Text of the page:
• Multi-level operation model: highly centralized models – e.g. for monitoring – have been shown to be both intrusive and non-scalable. This suggests a move to a multi-level operations model. Whilst building on the positive experience of today’s production Grids, these concerns must nevertheless be taken into account as part of the EGI/NGI architecture. This includes designing and deploying for low-cost-of entry and ownership, whilst maintaining sufficient flexibility to meet the requirements of the application clusters. The EGI shall foster agreement on the definition of the key operations infrastructure, its establishment and delivery. Such functions are preferably located at one or more NGIs (to offer both resilience and scalability).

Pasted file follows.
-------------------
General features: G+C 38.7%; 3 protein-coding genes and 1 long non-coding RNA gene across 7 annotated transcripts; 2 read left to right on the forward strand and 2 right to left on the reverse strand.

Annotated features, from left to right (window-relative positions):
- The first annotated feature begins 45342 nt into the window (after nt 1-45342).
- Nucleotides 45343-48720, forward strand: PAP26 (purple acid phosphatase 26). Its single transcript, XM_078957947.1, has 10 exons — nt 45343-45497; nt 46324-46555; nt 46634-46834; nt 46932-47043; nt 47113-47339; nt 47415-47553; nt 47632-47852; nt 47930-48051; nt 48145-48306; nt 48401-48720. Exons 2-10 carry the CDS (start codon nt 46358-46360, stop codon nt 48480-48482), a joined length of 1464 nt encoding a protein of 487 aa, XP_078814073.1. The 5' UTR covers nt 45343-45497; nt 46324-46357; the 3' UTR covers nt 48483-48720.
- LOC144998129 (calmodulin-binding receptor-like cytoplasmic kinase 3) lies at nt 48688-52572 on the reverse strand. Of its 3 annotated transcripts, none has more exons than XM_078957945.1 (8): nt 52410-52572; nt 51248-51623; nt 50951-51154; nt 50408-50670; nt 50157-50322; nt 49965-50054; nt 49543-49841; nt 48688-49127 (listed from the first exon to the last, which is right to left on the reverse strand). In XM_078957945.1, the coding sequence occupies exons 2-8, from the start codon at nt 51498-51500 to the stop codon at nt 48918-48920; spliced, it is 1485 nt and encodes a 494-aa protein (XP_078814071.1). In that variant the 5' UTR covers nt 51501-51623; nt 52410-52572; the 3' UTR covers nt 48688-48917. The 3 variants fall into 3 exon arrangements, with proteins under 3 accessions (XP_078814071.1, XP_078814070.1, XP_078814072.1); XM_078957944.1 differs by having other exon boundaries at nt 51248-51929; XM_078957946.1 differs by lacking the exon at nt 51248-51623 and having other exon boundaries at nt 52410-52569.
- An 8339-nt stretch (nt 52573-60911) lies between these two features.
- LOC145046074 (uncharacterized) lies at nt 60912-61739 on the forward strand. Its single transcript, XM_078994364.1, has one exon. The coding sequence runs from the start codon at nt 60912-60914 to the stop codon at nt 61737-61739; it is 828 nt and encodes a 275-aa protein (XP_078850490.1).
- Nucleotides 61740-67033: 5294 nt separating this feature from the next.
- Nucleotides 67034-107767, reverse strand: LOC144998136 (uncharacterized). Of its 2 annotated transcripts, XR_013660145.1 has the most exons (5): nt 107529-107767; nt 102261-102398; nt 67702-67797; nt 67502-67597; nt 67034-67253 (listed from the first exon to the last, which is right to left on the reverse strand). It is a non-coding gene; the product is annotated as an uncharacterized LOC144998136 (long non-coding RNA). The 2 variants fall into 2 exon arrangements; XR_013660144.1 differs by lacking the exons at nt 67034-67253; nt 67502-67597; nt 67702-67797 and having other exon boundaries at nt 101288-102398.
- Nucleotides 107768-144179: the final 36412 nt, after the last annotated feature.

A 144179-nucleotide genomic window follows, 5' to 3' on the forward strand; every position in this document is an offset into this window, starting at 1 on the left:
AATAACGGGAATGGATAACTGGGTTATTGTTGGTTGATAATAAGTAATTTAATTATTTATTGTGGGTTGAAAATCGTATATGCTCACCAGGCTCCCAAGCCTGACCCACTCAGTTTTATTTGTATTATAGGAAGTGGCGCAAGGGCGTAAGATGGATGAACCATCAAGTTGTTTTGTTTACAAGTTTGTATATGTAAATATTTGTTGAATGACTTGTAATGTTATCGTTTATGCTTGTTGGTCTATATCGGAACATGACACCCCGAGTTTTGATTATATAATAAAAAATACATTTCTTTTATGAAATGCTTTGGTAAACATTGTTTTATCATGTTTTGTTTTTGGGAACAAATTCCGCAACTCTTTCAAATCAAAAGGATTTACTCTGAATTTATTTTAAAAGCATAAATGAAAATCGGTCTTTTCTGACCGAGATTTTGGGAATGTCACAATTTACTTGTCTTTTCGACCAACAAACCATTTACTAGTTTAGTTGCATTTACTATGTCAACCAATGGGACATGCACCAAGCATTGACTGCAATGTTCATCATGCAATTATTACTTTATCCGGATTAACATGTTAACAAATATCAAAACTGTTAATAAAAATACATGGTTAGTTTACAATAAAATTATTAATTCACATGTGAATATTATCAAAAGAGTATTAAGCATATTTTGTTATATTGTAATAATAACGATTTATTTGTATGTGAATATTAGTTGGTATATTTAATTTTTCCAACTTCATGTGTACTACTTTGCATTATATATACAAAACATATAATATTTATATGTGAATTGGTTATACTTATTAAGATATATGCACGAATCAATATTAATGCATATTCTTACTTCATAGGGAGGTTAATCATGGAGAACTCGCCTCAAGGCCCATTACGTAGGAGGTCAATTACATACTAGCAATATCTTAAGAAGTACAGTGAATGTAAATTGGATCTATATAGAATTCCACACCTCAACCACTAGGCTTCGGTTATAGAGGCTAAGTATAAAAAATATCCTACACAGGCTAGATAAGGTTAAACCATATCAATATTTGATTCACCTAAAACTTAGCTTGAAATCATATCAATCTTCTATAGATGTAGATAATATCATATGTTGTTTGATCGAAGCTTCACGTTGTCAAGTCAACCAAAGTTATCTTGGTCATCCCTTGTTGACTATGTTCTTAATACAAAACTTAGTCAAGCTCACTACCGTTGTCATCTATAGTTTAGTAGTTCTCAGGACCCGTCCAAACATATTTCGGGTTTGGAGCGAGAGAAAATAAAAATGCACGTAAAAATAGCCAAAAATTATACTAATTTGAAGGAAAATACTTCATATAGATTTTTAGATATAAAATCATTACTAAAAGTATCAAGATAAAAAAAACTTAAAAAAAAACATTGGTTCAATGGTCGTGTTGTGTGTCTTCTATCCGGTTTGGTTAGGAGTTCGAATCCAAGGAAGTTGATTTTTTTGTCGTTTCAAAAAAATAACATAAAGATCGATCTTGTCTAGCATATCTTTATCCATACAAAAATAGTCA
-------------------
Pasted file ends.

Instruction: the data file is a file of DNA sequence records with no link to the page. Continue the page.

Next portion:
• EGI, NGI and ROC: The NGIs participation to the operation of the European grid infrastructure requires set of services to be operated in a coherent way. Currently, within EGEE, this is guaranteed by the Regional Operations Centres (ROCs), that either span over several countries (NGIs) or are serving one country only. The NGIs must assure that the services are operated, either at the NGI level or through associating into ROC equivalents.